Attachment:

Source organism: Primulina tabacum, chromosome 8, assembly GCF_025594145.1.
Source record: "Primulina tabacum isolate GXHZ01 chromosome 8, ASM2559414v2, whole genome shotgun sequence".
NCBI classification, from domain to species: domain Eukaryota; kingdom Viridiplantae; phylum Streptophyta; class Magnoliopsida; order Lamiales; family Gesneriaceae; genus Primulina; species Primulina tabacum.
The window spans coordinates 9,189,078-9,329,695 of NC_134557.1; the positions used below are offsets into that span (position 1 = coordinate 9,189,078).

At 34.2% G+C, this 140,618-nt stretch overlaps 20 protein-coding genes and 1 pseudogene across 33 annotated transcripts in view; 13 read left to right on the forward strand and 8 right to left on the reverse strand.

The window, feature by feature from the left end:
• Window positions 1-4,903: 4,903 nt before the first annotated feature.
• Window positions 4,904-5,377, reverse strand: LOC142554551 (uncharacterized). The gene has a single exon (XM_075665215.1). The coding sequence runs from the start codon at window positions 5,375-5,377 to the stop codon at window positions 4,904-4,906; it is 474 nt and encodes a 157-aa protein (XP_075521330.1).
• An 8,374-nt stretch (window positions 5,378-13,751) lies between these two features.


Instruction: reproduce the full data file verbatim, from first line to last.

Source organism: Primulina tabacum, chromosome 8, assembly GCF_025594145.1.
Source record: "Primulina tabacum isolate GXHZ01 chromosome 8, ASM2559414v2, whole genome shotgun sequence".
NCBI classification, from domain to species: domain Eukaryota; kingdom Viridiplantae; phylum Streptophyta; class Magnoliopsida; order Lamiales; family Gesneriaceae; genus Primulina; species Primulina tabacum.
The window spans coordinates 9,189,078-9,329,695 of NC_134557.1; the positions used below are offsets into that span (position 1 = coordinate 9,189,078).

At 34.2% G+C, this 140,618-nt stretch overlaps 20 protein-coding genes and 1 pseudogene across 33 annotated transcripts in view; 13 read left to right on the forward strand and 8 right to left on the reverse strand.

The window, feature by feature from the left end:
• Window positions 1-4,903: 4,903 nt before the first annotated feature.
• Window positions 4,904-5,377, reverse strand: LOC142554551 (uncharacterized). The gene has a single exon (XM_075665215.1). The coding sequence runs from the start codon at window positions 5,375-5,377 to the stop codon at window positions 4,904-4,906; it is 474 nt and encodes a 157-aa protein (XP_075521330.1).
• An 8,374-nt stretch (window positions 5,378-13,751) lies between these two features.